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Calculates the kurtosis of a given set of data.
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template<class T> doublekurtosisintn
T*data )
A fundamental task in many statistical analyses is to characterize the location and variability of a data set. A further characterization of the data includes skewness and kurtosis.

Kurtosis is a measure of whether the data are peaked or flat relative to a normal distribution. That is, data sets with high kurtosis tend to have a distinct peak near the mean, decline rather rapidly, and have heavy tails.

Data sets with low kurtosis tend to have a flat top near the mean rather than a sharp peak. A uniform distribution would be the extreme case.

The kurtosis for a standard normal distribution is three. For this reason, excess kurtosis is defined as where x is the actual population and \inline \sigma is the standard deviation. This way the standard normal distribution has a kurtosis of zero. Positive kurtosis indicates a peaked distribution and negative kurtosis indicates a flat distribution.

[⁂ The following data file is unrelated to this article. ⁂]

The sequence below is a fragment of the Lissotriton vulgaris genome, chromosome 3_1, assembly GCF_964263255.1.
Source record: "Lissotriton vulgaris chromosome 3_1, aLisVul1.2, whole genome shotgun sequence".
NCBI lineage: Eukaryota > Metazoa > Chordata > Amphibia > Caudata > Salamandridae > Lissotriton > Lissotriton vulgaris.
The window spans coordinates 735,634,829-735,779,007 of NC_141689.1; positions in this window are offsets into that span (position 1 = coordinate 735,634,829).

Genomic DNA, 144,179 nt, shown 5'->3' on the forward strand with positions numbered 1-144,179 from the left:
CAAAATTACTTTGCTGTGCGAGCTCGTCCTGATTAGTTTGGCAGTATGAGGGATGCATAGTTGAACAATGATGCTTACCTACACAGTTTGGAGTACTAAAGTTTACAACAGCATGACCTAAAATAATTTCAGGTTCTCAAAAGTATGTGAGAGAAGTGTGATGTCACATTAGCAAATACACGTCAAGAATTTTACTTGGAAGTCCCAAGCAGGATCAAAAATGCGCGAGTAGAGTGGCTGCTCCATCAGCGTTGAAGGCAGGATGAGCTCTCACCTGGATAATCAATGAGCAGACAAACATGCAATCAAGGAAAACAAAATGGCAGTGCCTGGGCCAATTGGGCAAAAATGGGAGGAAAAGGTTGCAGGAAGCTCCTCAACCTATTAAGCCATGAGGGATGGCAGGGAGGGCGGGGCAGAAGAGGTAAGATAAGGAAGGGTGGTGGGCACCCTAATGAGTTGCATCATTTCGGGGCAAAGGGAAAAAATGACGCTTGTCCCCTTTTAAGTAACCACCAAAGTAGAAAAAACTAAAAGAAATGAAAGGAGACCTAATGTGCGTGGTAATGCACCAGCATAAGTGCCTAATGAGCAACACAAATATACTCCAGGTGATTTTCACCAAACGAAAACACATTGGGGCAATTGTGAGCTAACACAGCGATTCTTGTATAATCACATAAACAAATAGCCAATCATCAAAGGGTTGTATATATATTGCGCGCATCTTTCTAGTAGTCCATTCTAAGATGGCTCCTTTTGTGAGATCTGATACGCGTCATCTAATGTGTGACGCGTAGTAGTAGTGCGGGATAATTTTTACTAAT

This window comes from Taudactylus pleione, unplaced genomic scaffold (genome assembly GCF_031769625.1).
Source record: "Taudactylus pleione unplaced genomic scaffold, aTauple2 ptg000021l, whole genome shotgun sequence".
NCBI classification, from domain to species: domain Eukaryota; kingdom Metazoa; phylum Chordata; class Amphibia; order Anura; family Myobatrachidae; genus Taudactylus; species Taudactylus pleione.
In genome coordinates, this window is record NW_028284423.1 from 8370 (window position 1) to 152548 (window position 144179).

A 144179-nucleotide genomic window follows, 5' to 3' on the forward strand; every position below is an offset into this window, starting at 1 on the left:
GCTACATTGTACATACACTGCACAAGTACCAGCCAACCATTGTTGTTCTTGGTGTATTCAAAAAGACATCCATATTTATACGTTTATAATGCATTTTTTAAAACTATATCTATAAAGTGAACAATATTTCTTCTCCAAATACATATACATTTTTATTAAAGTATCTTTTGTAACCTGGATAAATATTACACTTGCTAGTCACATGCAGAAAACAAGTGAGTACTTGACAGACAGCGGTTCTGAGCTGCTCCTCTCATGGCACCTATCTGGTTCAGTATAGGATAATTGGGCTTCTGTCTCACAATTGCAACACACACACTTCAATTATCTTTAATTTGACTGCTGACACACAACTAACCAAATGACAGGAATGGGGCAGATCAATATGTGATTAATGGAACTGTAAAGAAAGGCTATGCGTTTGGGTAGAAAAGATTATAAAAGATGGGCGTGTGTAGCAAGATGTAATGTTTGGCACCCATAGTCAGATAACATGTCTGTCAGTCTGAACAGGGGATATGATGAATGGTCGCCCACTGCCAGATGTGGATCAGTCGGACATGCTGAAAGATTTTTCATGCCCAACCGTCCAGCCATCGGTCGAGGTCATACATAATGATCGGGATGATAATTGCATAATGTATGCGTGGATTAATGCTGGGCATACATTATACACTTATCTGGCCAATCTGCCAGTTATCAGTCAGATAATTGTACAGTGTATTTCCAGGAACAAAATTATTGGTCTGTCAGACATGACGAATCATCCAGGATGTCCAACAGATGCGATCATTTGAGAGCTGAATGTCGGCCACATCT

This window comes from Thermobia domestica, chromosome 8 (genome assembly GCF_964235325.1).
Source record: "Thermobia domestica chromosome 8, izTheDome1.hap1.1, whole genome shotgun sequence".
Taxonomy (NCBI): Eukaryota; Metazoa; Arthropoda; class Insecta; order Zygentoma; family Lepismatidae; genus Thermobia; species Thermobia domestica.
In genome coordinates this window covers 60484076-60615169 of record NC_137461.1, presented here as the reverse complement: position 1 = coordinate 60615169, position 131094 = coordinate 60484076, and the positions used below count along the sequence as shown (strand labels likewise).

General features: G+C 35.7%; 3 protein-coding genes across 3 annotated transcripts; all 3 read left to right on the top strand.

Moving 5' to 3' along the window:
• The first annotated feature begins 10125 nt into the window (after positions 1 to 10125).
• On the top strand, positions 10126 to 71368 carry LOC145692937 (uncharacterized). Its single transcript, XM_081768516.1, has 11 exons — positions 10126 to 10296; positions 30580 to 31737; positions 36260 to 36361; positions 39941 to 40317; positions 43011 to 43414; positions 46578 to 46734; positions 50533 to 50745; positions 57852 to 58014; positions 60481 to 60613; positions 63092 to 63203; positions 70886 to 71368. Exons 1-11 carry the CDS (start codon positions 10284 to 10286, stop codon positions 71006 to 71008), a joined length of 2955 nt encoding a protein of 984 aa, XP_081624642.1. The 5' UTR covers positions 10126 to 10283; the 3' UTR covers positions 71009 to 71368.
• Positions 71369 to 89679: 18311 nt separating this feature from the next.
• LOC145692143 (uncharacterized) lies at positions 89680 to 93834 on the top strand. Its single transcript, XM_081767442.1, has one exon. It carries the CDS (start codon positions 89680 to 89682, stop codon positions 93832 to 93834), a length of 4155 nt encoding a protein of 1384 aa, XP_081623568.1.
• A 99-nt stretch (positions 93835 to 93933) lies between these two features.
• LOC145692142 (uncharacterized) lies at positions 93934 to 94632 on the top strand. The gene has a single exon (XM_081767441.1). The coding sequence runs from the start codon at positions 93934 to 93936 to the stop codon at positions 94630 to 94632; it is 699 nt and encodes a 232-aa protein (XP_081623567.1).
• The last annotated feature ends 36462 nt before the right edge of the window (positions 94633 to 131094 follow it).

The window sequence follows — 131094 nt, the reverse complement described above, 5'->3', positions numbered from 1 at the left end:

NIST/SEMATECH e-Handbook of Statistical Methods, http://www.itl.nist.gov/div898/handbook/eda/section3/eda35b.htm

Example 1

#include <codecogs/statistics/moments/kurtosis.h>
#include <iostream>
int main()
  float x[5] = {3.4 , 7.1 , 1.5 , 8.6 , 4.9};
  double kurt = Stats::Moments::kurtosis<float>(5, x);
  std::cout << "The population kurtosis is: " << kurt << std::endl;
  return 0;
The population kurtosis is: -0.928457


nthe size of the population
datathe actual population data given as an array


the kurtosis of the given set of data


Anca Filibiu (August 2005)
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